Just about all Bill Evans' material is worth checking out. He was one of the most influential of the 1950s and 1960s jazz pianists, and his style is still being imitated today. While he wrote a number of well-known jazz classics, it was his improvisational skill with pop songs and their melodies that made him unique.
He began his career during the 1950s as a sideman for such jazz musicians as Charles Mingus, Tony Scott, and Art Farmer. He began releasing his own albums during 1956 and continued to issue material until his death in 1980.
His music now returns as part of the Concord Music Group’s Definitive Series. The 25 tracks deal with two specific periods of his career. His most creative period was his time with the Riverside label, 1956-1962, and disc one presents much of his key work for the label. The second disc primarily focuses upon his time with the Fantasy label, 1973-1977. The 1970s find a mature artist who may not have been as creative as during the early part of his career, but was still able to produce an interesting body of work. The missing decade was spent with the Verve label, which was much more diverse and experimental than what proceeded and followed it.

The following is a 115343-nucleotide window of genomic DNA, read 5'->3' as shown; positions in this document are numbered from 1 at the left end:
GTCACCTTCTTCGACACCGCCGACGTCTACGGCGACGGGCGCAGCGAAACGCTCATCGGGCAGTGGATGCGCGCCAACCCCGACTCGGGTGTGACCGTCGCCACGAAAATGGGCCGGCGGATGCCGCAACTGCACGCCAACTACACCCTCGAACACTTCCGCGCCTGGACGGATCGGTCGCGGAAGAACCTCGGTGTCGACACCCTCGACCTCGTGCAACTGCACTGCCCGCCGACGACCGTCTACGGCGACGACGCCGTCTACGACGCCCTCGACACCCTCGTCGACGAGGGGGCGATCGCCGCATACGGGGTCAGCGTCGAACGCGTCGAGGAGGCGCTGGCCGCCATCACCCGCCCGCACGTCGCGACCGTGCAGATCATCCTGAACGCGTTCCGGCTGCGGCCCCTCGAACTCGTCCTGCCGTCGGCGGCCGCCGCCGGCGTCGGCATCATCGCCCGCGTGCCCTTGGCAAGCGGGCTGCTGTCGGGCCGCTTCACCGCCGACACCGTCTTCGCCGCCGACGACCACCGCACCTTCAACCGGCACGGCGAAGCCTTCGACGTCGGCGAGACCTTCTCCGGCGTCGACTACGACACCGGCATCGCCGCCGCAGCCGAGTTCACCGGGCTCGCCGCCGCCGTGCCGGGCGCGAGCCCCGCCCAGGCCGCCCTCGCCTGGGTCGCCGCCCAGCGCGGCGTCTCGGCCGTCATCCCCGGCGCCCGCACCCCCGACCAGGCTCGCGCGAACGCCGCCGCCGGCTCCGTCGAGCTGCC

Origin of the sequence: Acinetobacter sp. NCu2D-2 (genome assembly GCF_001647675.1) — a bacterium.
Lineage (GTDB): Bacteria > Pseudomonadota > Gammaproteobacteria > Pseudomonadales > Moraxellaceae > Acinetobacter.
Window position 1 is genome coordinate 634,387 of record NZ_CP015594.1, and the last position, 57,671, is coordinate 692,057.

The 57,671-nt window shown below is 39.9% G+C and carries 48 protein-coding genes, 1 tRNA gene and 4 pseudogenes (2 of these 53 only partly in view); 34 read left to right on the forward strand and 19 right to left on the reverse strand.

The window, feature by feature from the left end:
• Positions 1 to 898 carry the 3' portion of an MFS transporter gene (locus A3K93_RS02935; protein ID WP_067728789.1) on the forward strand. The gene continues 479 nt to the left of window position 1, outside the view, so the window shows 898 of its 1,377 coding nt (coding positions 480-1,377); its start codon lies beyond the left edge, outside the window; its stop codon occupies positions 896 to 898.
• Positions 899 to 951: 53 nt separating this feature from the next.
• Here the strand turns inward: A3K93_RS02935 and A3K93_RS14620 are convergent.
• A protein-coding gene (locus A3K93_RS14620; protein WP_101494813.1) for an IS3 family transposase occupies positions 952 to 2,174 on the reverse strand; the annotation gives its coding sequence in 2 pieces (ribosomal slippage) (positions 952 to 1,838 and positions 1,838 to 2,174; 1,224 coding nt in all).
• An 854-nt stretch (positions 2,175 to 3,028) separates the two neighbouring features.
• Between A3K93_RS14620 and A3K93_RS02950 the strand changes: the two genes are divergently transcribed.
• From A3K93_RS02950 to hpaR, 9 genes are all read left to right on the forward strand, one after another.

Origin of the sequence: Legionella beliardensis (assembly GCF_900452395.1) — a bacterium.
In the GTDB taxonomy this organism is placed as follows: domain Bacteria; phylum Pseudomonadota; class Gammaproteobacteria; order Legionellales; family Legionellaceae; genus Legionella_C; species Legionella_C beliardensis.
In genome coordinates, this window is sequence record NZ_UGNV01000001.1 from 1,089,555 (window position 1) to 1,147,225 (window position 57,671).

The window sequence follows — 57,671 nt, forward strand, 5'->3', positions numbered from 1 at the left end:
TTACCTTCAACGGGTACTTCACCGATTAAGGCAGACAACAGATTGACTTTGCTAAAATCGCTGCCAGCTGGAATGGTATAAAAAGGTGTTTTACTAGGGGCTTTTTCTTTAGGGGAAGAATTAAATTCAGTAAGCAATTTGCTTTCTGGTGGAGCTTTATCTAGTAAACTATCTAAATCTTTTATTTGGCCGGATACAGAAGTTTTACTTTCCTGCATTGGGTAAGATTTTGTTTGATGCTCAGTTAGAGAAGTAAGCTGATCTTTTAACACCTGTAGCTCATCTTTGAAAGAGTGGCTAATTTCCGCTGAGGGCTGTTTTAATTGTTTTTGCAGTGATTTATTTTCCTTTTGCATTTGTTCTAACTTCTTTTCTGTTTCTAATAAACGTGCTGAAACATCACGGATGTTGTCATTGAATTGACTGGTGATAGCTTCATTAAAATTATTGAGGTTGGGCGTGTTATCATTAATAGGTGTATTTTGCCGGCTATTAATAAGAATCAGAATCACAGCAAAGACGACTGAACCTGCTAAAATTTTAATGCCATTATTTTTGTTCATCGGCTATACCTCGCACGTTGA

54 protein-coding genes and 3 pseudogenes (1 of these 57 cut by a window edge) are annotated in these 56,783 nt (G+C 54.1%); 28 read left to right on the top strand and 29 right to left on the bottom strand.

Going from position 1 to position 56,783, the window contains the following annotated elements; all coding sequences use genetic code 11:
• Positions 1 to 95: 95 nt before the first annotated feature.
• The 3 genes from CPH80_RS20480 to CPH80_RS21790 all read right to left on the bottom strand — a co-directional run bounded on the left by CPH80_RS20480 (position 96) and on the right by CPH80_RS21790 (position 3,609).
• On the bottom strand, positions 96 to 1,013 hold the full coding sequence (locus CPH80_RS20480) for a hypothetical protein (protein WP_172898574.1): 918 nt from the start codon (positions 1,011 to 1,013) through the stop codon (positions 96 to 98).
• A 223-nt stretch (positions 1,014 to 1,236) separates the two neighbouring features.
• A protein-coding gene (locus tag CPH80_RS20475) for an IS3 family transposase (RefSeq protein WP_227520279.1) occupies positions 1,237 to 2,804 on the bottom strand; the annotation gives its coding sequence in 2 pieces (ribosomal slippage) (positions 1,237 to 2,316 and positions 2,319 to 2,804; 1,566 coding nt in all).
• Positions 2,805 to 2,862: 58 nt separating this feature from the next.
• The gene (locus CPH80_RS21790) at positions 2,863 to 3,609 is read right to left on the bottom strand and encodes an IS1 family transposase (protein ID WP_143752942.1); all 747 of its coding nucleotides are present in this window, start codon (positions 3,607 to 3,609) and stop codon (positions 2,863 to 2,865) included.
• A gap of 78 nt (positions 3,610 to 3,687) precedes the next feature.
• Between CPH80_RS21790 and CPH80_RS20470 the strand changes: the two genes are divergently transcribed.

There are a number of highlights from his Riverside years. “Speak Low” was taken from his first album, which sold less than 1000 copies at the time of its release. It catches him at the beginning of his development as a jazz pianist of note as he was leaving the be-bop style behind. “Peace Piece” was an original composition and is presented without accompaniment. The best way to become acquainted with a jazz pianist is to hear him play solo. It was some of the most free form playing of his career as the music builds upon a series of scales.